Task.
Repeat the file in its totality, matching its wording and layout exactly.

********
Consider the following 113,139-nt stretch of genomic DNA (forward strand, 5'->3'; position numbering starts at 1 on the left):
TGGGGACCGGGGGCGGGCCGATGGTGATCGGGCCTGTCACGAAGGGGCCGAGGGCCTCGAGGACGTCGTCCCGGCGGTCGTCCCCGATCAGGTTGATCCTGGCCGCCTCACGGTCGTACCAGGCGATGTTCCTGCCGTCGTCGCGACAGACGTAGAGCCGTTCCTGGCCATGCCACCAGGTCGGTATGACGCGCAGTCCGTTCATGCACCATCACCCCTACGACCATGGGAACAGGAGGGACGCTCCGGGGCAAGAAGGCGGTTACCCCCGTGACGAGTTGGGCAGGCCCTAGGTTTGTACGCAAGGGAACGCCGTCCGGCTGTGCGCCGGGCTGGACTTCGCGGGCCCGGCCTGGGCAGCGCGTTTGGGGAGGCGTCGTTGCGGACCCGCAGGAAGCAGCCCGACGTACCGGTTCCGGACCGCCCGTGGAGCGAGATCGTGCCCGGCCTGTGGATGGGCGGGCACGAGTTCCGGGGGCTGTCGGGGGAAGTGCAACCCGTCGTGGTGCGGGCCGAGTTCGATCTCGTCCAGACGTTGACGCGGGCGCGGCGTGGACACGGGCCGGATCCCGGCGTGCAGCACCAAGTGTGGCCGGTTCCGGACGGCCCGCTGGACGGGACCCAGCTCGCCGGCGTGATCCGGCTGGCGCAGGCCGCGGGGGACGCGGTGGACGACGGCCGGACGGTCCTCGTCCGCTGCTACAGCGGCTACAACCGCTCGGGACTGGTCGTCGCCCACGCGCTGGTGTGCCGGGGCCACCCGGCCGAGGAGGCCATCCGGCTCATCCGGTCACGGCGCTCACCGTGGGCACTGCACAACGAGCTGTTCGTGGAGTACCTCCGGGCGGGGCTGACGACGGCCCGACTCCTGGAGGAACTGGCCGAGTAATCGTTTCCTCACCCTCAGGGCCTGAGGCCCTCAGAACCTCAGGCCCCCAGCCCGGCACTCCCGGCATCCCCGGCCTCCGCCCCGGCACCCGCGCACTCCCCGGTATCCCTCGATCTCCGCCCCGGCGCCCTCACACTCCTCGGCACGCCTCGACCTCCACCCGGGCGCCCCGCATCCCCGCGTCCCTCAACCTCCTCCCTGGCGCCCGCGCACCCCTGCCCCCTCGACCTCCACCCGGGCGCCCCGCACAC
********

Consider the following 113,139-nt stretch of genomic DNA (forward strand, 5'->3'; position numbering starts at 1 on the left):
TGGGGACCGGGGGCGGGCCGATGGTGATCGGGCCTGTCACGAAGGGGCCGAGGGCCTCGAGGACGTCGTCCCGGCGGTCGTCCCCGATCAGGTTGATCCTGGCCGCCTCACGGTCGTACCAGGCGATGTTCCTGCCGTCGTCGCGACAGACGTAGAGCCGTTCCTGGCCATGCCACCAGGTCGGTATGACGCGCAGTCCGTTCATGCACCATCACCCCTACGACCATGGGAACAGGAGGGACGCTCCGGGGCAAGAAGGCGGTTACCCCCGTGACGAGTTGGGCAGGCCCTAGGTTTGTACGCAAGGGAACGCCGTCCGGCTGTGCGCCGGGCTGGACTTCGCGGGCCCGGCCTGGGCAGCGCGTTTGGGGAGGCGTCGTTGCGGACCCGCAGGAAGCAGCCCGACGTACCGGTTCCGGACCGCCCGTGGAGCGAGATCGTGCCCGGCCTGTGGATGGGCGGGCACGAGTTCCGGGGGCTGTCGGGGGAAGTGCAACCCGTCGTGGTGCGGGCCGAGTTCGATCTCGTCCAGACGTTGACGCGGGCGCGGCGTGGACACGGGCCGGATCCCGGCGTGCAGCACCAAGTGTGGCCGGTTCCGGACGGCCCGCTGGACGGGACCCAGCTCGCCGGCGTGATCCGGCTGGCGCAGGCCGCGGGGGACGCGGTGGACGACGGCCGGACGGTCCTCGTCCGCTGCTACAGCGGCTACAACCGCTCGGGACTGGTCGTCGCCCACGCGCTGGTGTGCCGGGGCCACCCGGCCGAGGAGGCCATCCGGCTCATCCGGTCACGGCGCTCACCGTGGGCACTGCACAACGAGCTGTTCGTGGAGTACCTCCGGGCGGGGCTGACGACGGCCCGACTCCTGGAGGAACTGGCCGAGTAATCGTTTCCTCACCCTCAGGGCCTGAGGCCCTCAGAACCTCAGGCCCCCAGCCCGGCACTCCCGGCATCCCCGGCCTCCGCCCCGGCACCCGCGCACTCCCCGGTATCCCTCGATCTCCGCCCCGGCGCCCTCACACTCCTCGGCACGCCTCGACCTCCACCCGGGCGCCCCGCATCCCCGCGTCCCTCAACCTCCTCCCTGGCGCCCGCGCACCCCTGCCCCCTCGACCTCCACCCGGGCGCCCCGCACAC